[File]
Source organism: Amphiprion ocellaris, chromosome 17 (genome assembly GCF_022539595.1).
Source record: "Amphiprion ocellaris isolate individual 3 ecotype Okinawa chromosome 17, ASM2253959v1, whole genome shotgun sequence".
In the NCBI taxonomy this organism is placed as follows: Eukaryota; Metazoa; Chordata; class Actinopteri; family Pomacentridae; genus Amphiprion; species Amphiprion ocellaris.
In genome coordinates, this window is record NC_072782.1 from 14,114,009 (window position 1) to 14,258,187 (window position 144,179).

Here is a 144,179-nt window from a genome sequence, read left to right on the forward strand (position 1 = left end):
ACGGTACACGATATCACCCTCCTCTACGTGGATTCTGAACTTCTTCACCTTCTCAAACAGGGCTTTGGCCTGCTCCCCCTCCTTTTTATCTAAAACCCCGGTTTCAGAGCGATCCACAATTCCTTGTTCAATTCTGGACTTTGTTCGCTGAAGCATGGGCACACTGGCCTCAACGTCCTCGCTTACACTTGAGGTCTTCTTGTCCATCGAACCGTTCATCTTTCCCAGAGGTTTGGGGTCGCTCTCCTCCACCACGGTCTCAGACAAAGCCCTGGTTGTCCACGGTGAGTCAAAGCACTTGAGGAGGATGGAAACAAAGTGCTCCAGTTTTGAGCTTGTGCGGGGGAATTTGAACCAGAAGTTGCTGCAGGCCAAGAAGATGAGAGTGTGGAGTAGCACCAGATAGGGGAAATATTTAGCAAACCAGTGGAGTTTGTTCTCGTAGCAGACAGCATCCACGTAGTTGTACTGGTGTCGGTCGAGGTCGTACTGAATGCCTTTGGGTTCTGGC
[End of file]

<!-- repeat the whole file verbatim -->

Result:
Source organism: Amphiprion ocellaris, chromosome 17 (genome assembly GCF_022539595.1).
Source record: "Amphiprion ocellaris isolate individual 3 ecotype Okinawa chromosome 17, ASM2253959v1, whole genome shotgun sequence".
In the NCBI taxonomy this organism is placed as follows: Eukaryota; Metazoa; Chordata; class Actinopteri; family Pomacentridae; genus Amphiprion; species Amphiprion ocellaris.
In genome coordinates, this window is record NC_072782.1 from 14,114,009 (window position 1) to 14,258,187 (window position 144,179).

Here is a 144,179-nt window from a genome sequence, read left to right on the forward strand (position 1 = left end):
ACGGTACACGATATCACCCTCCTCTACGTGGATTCTGAACTTCTTCACCTTCTCAAACAGGGCTTTGGCCTGCTCCCCCTCCTTTTTATCTAAAACCCCGGTTTCAGAGCGATCCACAATTCCTTGTTCAATTCTGGACTTTGTTCGCTGAAGCATGGGCACACTGGCCTCAACGTCCTCGCTTACACTTGAGGTCTTCTTGTCCATCGAACCGTTCATCTTTCCCAGAGGTTTGGGGTCGCTCTCCTCCACCACGGTCTCAGACAAAGCCCTGGTTGTCCACGGTGAGTCAAAGCACTTGAGGAGGATGGAAACAAAGTGCTCCAGTTTTGAGCTTGTGCGGGGGAATTTGAACCAGAAGTTGCTGCAGGCCAAGAAGATGAGAGTGTGGAGTAGCACCAGATAGGGGAAATATTTAGCAAACCAGTGGAGTTTGTTCTCGTAGCAGACAGCATCCACGTAGTTGTACTGGTGTCGGTCGAGGTCGTACTGAATGCCTTTGGGTTCTGGC